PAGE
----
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Location and Habitat

Ring-tailed lemurs can be found in the dry woodlands of southwestern Madagascar. They live together in social groups of up to about 25 lemurs and are very territorial. A groupís range can be as small as around 15 acres and as large as 60. Ring-tailed lemurs mark their territory with scents produced in glands in their wrists. They will often fiercely defend their territories from other groups.


Ring tailed lemurs most often dine on fruits, leaves and flowers. The juicy vegetation helps keep them hydrated in their dry environment. They may also sometimes eat insects or small vertebrates.

Size and Description

Adult ring-tailed lemurs weigh approximately 6-7 pounds and are comparable in size to a large house cat. The ring-tailed lemur is easy to identify because of its long, gray tail banded with 13 black rings. In the wild, the tail helps members of a group keep track of each other as they move through the forest. This tail can grow to approximately two feet long.

Ring-tailed lemurs have a primarily gray body with a black muzzle and white extremities. Their back legs are longer than the front, which gives them a distinctive walk with their rump held higher than their head.

Behaviors and Adaptations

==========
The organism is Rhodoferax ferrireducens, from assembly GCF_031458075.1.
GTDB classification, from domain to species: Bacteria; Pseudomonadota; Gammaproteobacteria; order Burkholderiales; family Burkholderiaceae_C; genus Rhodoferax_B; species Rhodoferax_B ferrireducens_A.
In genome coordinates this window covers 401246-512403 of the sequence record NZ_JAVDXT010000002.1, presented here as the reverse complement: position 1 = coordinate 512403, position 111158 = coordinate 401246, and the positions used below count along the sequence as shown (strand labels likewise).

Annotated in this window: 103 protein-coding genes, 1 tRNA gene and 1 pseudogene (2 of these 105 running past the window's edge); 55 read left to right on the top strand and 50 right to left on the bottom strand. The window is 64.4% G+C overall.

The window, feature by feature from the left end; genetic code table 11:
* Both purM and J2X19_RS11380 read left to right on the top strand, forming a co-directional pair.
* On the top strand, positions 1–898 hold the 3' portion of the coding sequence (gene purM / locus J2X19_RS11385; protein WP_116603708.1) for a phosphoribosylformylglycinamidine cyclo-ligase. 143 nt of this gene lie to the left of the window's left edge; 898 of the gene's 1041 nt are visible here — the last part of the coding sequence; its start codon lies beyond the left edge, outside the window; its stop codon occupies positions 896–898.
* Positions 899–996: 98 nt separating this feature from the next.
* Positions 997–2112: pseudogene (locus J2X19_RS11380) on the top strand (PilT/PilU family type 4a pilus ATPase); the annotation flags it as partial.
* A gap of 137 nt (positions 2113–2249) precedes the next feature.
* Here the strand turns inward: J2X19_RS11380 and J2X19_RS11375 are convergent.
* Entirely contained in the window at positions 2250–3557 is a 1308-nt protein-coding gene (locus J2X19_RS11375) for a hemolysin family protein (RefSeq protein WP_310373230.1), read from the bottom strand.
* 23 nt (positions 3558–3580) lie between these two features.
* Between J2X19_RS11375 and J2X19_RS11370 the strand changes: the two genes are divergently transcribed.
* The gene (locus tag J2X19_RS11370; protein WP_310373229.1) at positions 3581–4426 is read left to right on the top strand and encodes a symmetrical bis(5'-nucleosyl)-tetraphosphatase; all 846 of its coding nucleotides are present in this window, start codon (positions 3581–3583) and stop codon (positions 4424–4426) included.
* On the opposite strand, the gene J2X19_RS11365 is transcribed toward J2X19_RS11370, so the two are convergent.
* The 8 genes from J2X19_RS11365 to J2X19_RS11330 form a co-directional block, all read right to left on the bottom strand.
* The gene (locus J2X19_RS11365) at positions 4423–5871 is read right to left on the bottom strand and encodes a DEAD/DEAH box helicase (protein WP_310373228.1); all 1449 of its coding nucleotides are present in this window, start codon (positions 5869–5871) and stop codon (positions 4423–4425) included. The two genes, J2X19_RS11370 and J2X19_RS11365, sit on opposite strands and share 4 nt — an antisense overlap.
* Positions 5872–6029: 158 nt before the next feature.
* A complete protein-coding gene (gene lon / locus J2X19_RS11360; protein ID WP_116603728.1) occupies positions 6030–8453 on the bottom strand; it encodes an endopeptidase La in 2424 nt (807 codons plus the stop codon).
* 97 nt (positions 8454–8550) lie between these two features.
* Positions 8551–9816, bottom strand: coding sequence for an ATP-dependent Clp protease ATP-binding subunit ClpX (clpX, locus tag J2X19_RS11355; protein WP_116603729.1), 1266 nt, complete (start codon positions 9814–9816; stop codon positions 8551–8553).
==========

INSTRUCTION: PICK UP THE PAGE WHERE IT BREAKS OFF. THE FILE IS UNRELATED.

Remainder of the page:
Lemurs are highly social animals. In any group, the females are always dominant. If a male and female should have any sort of disagreement, the female will always prevail. Females usually remain with the same group they were born into. Males will leave their birth group once they reach sexual maturity to join another group, thus helping to keep the gene pool strong and diverse. Both males and females have status within their groups, however this status often changes quickly as they challenge each other frequently for dominance. During breeding season, the social status of the males does not seem to offer any advantage, as the lower ranking males seem to have about the same chance of breeding as those who are dominant.

While most lemurs spend the majority of their time in the trees, ring-tailed lemurs spend about 40% of their time on the ground - the most of any lemur species.

Ring-tailed lemurs have a broad range of vocalizations that are used for communication within their group and as warnings to others who may be encroaching on anotherís territory. These range from barks to catlike purrs to a startling scream.


Ring-tailed lemurs reach sexual maturity between 1 Ĺ and 3 years of age. Mating usually takes place in the spring, with babies born around August and September after a gestation period of about 4 Ĺ months. A female will usually give birth to one offspring, however twins are not that uncommon if food is plentiful. A mother lemur will carry her babies in her mouth until they are old enough to cling to her back.

Special Facts

One of the more interesting habits of ring-tailed lemurs is their love for sunbathing. A group will sit together facing the sun, sprawled on their backs with their arms spread at their side. It is believed that they do this to warm their underbellies, which have a thinner fur coat.

Although they are protected in some areas, ring-tailed lemurs are still endangered due to loss of habitat in their native land of Madagascar.

© Petr Masek | Dreamstime.com
    Kingdom: Phylum: Order: Class: Family: Genus: Species: Animalia Chordata Mammalia Primates Lemuridae Lemur catta
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